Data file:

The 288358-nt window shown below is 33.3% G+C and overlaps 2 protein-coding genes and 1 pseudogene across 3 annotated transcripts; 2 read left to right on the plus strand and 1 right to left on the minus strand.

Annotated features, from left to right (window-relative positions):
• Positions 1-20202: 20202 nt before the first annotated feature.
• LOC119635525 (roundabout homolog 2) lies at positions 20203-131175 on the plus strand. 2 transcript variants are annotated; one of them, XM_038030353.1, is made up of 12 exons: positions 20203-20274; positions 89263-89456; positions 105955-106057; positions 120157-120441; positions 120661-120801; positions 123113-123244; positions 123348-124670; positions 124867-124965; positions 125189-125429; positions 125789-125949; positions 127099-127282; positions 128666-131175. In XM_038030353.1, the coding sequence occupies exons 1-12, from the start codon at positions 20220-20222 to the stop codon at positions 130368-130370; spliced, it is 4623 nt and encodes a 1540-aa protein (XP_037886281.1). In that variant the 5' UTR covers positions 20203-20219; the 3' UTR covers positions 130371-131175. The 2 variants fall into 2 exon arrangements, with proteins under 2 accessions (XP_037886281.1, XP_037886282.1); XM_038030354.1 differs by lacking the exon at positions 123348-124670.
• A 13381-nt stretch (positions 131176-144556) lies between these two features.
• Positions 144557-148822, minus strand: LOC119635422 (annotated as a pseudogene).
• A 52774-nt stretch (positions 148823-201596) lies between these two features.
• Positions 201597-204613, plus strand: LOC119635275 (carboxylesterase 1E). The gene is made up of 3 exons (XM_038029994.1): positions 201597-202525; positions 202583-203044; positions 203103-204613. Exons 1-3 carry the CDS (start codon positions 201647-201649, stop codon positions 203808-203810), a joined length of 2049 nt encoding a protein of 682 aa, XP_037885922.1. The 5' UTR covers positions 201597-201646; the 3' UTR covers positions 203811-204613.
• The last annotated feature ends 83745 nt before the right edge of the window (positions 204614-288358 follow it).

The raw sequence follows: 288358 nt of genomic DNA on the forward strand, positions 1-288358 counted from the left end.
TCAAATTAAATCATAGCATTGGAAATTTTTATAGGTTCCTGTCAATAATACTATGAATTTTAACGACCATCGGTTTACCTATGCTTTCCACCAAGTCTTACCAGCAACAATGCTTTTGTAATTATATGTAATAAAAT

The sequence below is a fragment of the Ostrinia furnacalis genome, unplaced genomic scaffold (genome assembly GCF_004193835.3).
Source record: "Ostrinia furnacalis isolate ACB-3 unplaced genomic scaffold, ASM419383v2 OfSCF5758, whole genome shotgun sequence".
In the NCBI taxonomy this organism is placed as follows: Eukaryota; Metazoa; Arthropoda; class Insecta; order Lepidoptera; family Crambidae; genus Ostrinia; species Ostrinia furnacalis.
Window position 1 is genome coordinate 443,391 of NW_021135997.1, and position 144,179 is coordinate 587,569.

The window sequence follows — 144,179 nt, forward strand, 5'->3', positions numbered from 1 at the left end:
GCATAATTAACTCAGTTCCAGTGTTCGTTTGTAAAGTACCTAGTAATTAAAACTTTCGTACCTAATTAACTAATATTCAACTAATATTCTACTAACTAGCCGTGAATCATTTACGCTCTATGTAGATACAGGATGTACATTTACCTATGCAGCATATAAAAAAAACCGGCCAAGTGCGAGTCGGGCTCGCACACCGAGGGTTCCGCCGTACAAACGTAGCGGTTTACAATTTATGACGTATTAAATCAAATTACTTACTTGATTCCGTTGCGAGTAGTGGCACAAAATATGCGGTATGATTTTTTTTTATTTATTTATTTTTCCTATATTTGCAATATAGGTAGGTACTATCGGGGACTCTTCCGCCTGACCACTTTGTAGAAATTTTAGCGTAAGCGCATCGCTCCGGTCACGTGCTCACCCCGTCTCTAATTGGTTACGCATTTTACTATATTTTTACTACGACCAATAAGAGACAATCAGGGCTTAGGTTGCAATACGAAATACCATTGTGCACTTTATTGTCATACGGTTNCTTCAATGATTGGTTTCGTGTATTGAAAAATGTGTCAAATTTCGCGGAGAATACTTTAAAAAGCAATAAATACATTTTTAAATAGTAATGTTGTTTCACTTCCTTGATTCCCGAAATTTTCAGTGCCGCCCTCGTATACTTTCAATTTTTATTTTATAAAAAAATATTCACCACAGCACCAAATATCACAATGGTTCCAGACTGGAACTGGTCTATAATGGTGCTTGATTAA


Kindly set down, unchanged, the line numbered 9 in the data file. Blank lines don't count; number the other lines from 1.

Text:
• The last annotated feature ends 83745 nt before the right edge of the window (positions 204614-288358 follow it).